Ultra-Orthodox Jews Rally Against Internet Dangers at Citi Field

By Alan Neuhauser on May 21, 2012 10:50am 

Ultra-Orthodox Jews gather before entering Citi Field for a meeting to discuss the risks of using the Internet on May 20, 2012 in the Queens borough of New York City. More than 40,000 were expected to attend the rally at Citi Field, the home of the New York Mets, which organizers said would promote religiously responsible ways to use the Internet.
Ultra-Orthodox Jews gather before entering Citi Field for a meeting to discuss the risks of using the Internet on May 20, 2012 in the Queens borough of New York City. More than 40,000 were expected to attend the rally at Citi Field, the home of the New York Mets, which organizers said would promote religiously responsible ways to use the Internet.
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QUEENS — Tens of thousands of Orthodox Jewish men packed the seats at Citi Field and Arthur Ashe Stadium in Flushing Sunday evening to rally against what they call the encroaching dangers of the Internet.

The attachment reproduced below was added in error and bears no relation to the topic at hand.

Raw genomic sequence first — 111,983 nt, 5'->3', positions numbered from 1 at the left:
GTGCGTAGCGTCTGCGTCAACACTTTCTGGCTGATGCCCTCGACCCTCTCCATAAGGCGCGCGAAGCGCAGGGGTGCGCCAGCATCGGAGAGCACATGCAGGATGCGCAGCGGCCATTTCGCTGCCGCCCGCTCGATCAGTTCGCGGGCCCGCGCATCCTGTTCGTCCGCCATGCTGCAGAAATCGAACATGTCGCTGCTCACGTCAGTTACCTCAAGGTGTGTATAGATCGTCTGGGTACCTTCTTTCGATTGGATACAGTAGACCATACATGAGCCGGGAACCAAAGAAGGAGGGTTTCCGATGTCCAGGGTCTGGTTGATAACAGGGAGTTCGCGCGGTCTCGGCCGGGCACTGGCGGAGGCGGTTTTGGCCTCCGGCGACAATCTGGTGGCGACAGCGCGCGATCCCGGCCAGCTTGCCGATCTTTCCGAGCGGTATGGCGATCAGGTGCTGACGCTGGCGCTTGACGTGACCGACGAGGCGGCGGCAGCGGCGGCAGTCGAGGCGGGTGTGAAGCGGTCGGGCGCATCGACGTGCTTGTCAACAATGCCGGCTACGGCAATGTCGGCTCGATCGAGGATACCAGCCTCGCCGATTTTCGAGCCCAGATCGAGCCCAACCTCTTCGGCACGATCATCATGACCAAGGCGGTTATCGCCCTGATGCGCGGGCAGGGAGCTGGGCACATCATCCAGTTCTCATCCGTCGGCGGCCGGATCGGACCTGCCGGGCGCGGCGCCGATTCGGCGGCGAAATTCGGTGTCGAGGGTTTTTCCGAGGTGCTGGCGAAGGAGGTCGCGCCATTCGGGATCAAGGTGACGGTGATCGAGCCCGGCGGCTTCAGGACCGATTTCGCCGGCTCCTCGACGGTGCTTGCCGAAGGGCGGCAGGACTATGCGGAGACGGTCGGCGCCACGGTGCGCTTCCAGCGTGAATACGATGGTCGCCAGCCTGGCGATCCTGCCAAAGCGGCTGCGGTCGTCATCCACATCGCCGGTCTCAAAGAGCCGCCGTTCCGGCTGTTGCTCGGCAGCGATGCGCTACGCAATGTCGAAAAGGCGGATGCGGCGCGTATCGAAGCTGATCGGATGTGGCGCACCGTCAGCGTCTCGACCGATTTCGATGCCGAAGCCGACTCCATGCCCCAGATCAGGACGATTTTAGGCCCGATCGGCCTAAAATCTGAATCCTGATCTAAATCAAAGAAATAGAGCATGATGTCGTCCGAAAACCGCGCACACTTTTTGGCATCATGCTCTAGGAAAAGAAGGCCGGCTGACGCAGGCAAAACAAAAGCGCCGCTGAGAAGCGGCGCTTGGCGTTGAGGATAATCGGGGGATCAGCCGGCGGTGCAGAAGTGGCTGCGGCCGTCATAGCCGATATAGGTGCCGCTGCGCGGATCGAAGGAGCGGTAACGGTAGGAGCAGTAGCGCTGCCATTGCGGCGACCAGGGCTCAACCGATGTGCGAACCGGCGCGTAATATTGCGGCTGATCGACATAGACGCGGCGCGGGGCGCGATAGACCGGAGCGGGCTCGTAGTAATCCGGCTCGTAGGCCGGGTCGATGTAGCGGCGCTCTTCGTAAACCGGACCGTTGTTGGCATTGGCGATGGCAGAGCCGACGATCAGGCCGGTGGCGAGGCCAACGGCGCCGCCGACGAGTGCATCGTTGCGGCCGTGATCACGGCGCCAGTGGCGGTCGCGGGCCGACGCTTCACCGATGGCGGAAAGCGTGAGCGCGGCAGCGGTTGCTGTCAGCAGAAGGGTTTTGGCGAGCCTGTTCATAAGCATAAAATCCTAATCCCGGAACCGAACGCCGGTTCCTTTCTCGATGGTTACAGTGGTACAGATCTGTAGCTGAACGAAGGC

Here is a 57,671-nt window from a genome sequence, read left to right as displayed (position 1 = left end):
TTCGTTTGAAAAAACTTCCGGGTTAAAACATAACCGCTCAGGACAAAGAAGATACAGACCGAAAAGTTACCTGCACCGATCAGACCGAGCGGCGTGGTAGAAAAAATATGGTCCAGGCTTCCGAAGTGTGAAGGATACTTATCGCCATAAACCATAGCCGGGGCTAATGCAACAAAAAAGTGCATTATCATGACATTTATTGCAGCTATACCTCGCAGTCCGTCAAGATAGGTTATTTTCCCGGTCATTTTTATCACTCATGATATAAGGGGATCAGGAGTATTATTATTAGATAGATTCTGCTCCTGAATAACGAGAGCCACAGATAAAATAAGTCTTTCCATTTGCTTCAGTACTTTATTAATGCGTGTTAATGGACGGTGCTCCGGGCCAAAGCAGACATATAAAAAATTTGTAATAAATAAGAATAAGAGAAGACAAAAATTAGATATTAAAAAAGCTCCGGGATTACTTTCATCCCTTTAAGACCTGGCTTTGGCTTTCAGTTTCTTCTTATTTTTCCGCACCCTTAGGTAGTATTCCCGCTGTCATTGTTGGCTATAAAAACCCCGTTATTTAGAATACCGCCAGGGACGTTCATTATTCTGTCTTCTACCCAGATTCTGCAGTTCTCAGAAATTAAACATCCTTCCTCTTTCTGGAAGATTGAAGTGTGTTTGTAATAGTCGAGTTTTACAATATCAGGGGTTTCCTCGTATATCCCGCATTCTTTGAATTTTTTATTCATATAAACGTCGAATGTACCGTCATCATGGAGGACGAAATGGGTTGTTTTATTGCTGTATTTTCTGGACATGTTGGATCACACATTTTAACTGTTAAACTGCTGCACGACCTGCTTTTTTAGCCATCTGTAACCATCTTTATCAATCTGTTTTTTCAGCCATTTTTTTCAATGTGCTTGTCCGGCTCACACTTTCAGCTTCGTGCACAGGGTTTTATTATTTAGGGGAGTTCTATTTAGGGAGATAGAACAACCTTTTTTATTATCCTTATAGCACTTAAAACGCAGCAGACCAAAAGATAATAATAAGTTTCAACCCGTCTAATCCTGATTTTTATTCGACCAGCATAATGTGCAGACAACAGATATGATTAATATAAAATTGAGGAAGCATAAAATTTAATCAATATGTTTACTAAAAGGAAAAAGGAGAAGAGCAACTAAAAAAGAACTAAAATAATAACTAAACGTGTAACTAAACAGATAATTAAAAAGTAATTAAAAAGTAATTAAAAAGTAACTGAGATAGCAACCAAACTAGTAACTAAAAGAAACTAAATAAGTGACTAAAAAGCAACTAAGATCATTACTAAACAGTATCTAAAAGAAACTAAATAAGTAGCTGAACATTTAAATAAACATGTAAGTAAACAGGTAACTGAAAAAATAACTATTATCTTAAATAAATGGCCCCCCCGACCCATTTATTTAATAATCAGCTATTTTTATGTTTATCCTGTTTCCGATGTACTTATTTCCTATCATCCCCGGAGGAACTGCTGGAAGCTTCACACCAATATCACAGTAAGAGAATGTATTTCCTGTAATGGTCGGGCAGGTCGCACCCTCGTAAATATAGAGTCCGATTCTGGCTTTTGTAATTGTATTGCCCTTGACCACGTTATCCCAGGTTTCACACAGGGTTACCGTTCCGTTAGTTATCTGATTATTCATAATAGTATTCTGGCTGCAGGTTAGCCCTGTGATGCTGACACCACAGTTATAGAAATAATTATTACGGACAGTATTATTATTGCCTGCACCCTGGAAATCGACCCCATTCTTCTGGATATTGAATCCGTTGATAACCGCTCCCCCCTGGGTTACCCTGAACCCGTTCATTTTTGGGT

Organized by the rabbinical group Ichud Hakehillos L'tochar Hamachane, the demonstration did not call for a total ban on Internet use, according to the Daily News.

Instead, it reportedly sought to encourage more careful use of the Web, arguing that sites such as Facebook and Twitter could lead to child abuse, adultery or pornography, the New York Times said.

"With one click, all of a sudden, you lose control and are whisked away to a world you never intended to see, and it overtakes your life," Ichud Hakelhilios spokesman Eytan Kobre told the News. "As a community, we are asking, is it worth it?"

More than 120 buses ferried men to the event from Williamsburg.

Women were not allowed to attend. Instead, they watched live video feeds at locations in Williamsburg and other neighborhoods around the city, NBC New York reported.

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